What are the hardware and software requirements for ForeTell?
ForeTell is written in Java. ForeTell solutions are self-contained, and come pre-bundled with database and analytics engines, and a Java Runtime Environment (JRE). Including the JRE, solutions require less than 20MB of disk space and can generally run on 256 - 512MB of RAM on virtually any Windows or Linux computer.
What training is needed to use a ForeTell solution?
DecisionPath offers a one-day training course for end-users, which includes numerous hands-on exercises to develop proficiency. This class presupposes familiarity with spreadsheets or comparable software tools, and experience making the relevant type of decision. Typical users are staff analysts or consultants, although executives can easily "drive" the software should they so choose. The ForeTell GUI is straightforward to use, consisting of the customary menus, button controls, output reports, etc.
What competitors to ForeTell should I consider and evaluate?
Competing decision support tools include spreadsheets; decision trees; risk calculators; and simulation engines based on adaptive agents, system dynamics or Monte Carlo technologies. None of these products, however, encompass the breadth of decision elements offered by ForeTell to address the diverse dynamics that shape real world situations; nor do they offer the broad decision- rather than model-focused methodology embodied in ForeTell. In fact, ForeTell solutions can integrate and exploit results from these narrower models, along with information from business intelligence solutions such as data warehouses and executive dashboards.
How do you turn expertise into ForeTell elements?
DecisionPath works with customers and partners to codify decision-making expertise into custom ForeTell solutions. We develop these decision models rapidly and refine them iteratively, based on expert feedback. Most people, including expert decision-makers, don't think about decisions in terms of programming concepts, but rather in terms of performance metrics (or formulas) for assessing outcomes, situational trends and events, rules of thumb (and exceptions), and likely stakeholder responses. DecisionPath consultants apply knowledge acquisition techniques from Artificial Intelligence and object-oriented design methods to draw out and capture this expert knowledge. Moreover, users can inspect textual explanations of this underlying decision "logic" on demand, in order to understand how scenario outcomes were projected. We call this feature "transparency".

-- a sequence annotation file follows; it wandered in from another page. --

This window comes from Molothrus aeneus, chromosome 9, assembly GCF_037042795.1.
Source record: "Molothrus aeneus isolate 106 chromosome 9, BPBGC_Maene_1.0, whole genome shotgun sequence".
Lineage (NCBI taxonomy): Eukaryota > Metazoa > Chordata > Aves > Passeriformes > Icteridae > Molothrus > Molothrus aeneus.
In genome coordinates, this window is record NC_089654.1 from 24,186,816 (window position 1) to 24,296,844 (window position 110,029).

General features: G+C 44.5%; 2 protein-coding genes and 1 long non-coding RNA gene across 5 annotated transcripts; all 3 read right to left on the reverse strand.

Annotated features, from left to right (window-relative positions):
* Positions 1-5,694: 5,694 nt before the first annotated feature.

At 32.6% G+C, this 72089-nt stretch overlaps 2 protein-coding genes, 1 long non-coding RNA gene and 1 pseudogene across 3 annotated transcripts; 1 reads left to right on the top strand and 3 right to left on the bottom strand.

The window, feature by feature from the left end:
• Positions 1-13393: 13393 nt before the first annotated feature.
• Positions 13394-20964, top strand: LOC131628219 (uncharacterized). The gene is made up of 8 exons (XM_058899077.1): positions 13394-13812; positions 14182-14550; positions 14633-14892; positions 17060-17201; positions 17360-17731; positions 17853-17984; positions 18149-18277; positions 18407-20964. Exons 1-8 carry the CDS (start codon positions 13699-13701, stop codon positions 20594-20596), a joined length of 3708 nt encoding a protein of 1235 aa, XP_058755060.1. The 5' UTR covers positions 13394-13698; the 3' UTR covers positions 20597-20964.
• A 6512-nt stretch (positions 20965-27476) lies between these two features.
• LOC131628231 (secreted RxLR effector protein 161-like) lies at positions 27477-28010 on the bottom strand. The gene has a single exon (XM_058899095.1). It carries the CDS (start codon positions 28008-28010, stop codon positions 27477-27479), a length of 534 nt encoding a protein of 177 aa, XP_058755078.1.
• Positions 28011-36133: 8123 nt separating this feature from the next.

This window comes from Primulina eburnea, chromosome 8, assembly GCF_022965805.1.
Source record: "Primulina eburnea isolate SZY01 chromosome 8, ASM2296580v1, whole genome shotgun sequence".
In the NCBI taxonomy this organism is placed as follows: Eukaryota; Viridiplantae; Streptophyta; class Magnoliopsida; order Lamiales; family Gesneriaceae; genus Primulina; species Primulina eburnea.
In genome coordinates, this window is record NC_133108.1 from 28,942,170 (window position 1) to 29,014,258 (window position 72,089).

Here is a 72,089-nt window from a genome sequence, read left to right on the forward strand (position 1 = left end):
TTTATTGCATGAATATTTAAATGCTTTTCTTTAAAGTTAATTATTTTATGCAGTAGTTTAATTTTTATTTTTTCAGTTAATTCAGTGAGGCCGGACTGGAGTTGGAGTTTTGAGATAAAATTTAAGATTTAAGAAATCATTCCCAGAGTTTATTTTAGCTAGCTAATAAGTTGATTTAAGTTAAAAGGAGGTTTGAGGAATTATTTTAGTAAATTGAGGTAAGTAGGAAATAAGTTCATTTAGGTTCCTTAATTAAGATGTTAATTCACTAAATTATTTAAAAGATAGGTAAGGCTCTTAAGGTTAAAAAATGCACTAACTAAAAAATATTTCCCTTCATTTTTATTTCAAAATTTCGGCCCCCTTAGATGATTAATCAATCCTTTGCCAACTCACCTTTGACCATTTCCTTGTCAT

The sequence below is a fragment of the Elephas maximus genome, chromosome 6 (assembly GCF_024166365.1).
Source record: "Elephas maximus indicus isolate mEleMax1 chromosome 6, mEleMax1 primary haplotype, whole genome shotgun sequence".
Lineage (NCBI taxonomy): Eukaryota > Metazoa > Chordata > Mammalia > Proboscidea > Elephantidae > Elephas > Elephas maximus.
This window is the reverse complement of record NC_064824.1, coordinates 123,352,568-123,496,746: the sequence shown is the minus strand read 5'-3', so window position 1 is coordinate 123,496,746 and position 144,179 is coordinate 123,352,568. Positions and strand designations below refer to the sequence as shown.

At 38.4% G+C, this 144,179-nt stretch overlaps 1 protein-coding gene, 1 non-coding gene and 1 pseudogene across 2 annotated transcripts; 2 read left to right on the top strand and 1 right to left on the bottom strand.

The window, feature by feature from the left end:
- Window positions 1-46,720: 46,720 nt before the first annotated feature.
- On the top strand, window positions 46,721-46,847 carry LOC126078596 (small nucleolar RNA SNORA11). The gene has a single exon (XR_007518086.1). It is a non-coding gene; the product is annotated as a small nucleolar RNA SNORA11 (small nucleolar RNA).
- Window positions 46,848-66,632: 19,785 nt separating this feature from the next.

Is all information in ForeTell numeric?
No. ForeTell provides a variety of data types to capture decision inputs in an appropriate (and intuitive) form: captures information using a rich variety of data types as appropriate, including free text, symbolic or boolean (true/false) values, lists and tables. Symbols can model categories (e.g., Male vs. Female, Small/Medium/Large), or ranges, such as demographic intervals (e.g., 0-1 years old, 1-10, 11-20,... 80+). You can also annotate any scenario value with "metadata" to document your degree of certainty, comments, ToDos, and sources for that data. These notes help you maintain scenarios and share them with other users.
What if I don't know the information required by a ForeTell solution
Systems that are designed to expect perfect knowledge are generally worthless in the real world. DecisionPath adopts the more pragmatic approach of working with experts to define the kinds of information (and levels of precision) that users are likely to have. Also, ForeTell solutions are often designed around the fact that you may have some level of uncertainty about some data. Another recommended technique is to create an "envelope" around uncertain information. In ForeTell, you do this by constructing scenarios using the minimum and maximum values you expect for a datum, and then exploring the effect of those extremes on the projected decision outcome. ForeTell also provides a Monte Carlo facility for varying multiple data values at the same time using appropriate statistical distributions. This method requires some basic familiarity with statistics.